Are IR35 proposals papering over the cracks?

24 Aug 2018 By Simon Whitehead

Simon Whitehead analyses the government’s proposed changes to the IR35 tax system

IR35 was introduced in 2000 to tackle disguised employment. The legislation required an analysis of all the circumstances of a contractor’s engagement and, if they were working as an employee rather than as a self-employed contractor, they were required to pay the same tax as an employee – despite their contract stating that everyone concerned intended that they were engaged as a self-employed contractor.

In April 2017, the government changed the way IR35 operated for those who supplied their services to public sector clients. The change basically meant that the status of the contractor was determined by the client rather than the contractor. If a client decides that IR35 applies to a contractor, tax has to be deducted at source by those paying the contractor. 

If the decision on status is incorrect then the liability for the underpayment of tax would sit with the business that paid the contractor. The idea was that the client would take a risk-averse approach to determining status if they had to pay for mistakes. This would mean less tax leakage due to the perceived misuse of status and the application of IR35. The reality is that many contractors are receiving less take-home pay as they are paying the same tax as employees but are not receiving any of the protections an employee would enjoy. 

HMRC is now consulting about whether to apply the same changes to the private sector, but says that the consultation is not about introducing new laws but about ensuring better compliance with existing laws so it can reduce a loss which has been estimated at £1.2bn a year by 2022/23 if it did nothing.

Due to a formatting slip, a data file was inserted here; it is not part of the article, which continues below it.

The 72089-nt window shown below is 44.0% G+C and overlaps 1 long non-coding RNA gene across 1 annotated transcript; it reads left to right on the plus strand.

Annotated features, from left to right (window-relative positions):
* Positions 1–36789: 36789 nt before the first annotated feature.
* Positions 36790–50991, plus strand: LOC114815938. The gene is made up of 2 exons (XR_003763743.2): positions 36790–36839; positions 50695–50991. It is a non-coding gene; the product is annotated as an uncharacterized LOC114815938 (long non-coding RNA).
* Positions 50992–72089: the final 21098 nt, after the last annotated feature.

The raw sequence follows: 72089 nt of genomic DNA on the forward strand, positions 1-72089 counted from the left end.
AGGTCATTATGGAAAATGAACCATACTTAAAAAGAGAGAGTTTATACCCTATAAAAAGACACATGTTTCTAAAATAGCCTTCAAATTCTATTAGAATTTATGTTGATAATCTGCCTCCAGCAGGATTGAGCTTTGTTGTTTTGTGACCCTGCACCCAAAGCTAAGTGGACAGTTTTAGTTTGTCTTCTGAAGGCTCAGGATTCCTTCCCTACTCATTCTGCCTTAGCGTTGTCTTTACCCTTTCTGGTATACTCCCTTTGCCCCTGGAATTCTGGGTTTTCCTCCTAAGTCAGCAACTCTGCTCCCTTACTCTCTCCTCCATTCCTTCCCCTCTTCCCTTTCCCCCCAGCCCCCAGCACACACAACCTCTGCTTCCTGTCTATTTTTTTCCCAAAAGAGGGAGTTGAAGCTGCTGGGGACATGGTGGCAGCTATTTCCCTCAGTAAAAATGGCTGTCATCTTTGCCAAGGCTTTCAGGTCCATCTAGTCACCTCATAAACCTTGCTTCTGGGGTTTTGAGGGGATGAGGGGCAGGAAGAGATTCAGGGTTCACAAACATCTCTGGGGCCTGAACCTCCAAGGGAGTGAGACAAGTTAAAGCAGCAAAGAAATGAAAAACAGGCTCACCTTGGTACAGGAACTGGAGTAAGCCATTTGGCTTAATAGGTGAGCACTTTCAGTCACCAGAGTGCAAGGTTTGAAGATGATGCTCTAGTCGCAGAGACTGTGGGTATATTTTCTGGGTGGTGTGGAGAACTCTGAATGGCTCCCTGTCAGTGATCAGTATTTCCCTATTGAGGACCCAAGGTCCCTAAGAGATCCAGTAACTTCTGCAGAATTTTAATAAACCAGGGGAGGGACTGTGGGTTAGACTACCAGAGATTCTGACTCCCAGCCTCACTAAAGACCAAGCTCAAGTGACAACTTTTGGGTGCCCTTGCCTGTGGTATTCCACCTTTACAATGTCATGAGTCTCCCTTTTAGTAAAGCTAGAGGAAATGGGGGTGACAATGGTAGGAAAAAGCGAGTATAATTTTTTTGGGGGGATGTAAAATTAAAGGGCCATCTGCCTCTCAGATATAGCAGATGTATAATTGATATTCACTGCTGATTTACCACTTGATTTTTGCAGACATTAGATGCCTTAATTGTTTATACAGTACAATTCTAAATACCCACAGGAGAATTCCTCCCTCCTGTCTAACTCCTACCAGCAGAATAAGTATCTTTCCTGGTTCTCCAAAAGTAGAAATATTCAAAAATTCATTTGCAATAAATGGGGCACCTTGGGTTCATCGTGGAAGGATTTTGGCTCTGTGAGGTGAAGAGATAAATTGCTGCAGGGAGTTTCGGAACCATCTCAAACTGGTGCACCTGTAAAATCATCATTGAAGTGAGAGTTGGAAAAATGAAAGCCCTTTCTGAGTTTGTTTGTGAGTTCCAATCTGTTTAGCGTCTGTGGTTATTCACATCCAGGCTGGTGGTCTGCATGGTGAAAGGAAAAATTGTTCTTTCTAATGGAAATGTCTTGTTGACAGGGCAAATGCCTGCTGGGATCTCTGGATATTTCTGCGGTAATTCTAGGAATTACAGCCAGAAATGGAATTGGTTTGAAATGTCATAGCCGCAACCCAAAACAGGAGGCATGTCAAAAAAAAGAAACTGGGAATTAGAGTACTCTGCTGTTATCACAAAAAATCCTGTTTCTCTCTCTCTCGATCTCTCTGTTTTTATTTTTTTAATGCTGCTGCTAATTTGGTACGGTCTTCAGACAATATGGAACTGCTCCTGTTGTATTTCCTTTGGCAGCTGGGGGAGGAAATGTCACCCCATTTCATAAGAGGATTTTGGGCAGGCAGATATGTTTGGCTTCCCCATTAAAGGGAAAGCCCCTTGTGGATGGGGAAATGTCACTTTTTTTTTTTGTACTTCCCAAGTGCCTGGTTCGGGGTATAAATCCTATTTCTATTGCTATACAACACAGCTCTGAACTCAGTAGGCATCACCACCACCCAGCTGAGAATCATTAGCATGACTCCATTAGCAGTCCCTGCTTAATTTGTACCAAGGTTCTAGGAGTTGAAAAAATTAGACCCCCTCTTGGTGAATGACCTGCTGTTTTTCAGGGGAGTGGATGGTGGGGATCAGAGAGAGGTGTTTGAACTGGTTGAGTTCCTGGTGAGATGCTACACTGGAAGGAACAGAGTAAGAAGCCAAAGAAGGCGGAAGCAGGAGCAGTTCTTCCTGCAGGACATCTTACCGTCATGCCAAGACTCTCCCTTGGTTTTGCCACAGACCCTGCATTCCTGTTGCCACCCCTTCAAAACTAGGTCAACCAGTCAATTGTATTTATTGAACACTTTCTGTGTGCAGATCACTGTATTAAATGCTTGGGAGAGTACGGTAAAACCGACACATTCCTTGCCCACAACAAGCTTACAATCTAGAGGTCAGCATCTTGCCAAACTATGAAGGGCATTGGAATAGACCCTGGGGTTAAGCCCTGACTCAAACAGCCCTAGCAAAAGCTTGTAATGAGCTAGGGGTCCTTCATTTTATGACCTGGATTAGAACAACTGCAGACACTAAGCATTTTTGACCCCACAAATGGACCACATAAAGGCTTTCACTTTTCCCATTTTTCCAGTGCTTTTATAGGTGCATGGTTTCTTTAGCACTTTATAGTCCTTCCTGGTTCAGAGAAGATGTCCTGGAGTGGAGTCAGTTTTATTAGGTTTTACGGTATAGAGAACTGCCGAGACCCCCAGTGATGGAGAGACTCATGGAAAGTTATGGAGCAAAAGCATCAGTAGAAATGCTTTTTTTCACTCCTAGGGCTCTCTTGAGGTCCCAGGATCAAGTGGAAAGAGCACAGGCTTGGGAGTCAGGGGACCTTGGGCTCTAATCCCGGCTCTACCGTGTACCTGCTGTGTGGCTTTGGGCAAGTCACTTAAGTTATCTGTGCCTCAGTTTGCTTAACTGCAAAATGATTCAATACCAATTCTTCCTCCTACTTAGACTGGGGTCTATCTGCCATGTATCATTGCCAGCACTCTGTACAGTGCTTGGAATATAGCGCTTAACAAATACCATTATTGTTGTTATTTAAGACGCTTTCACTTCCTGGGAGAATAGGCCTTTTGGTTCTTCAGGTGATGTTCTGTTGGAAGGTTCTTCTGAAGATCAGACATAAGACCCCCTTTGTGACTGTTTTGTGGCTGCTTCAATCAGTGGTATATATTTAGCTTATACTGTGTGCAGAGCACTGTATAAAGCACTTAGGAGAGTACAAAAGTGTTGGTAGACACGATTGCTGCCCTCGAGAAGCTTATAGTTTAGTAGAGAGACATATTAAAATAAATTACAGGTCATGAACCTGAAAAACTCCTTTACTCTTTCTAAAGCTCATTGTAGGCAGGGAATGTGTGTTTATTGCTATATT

To support the extension of the new approach to the private sector, HMRC is pointing to the success in the public sector. This is hotly disputed, with lots of commentators pointing to significant problems with the approach taken in the public sector, mainly revolving around the difficulty of using HMRC’s status tool on its website and the general confusion of determining a contractor’s true status. 

Self-employment definition

Arguably, the real problem that needs to be tackled is the definition of self employment. 

The world of work has changed significantly since the leading case law was established. There is a different definition of self-employment from tax and employment law perspectives, which is a source of continual confusion. HMRC has lost a number of recent cases with regards to its application of IR35. If it is unable to correctly apply its own test, is it time for a serious overhaul so that it reflects modern working practices and is easier to apply by all concerned? 

Unfortunately, this isn't something that the consultation can achieve but it is something that needs to be considered by the government urgently and would no doubt be welcomed by those working with contractors, those providing their services in the wider gig economy, and those that have to deal with IR35 on a daily basis.

This is the big lesson that needs to be learned from the changes in the public sector. The test to determine status is difficult to understand and apply in practice, and in the public sector it has led to blanket directions from procurement departments that all contractors had to be paid on payroll. 

This caused uproar and, anecdotally, an exodus of contractors from the public sector. This direction was quickly changed, but there are a lot of problems in practice, including claims being brought against recruiters or users of contractors for unlawful deductions from wages because they are making deductions for tax and NI at source that the contractors say they are not liable for – because they believe they are self-employed. The government needs to learn from these mistakes before rolling out any changes to the private sector.

It will be interesting to see how the consultation plays out over the summer and what changes, if any, the government makes to the way IR35 is applied in the private sector.

Simon Whitehead is a partner at HRC Law

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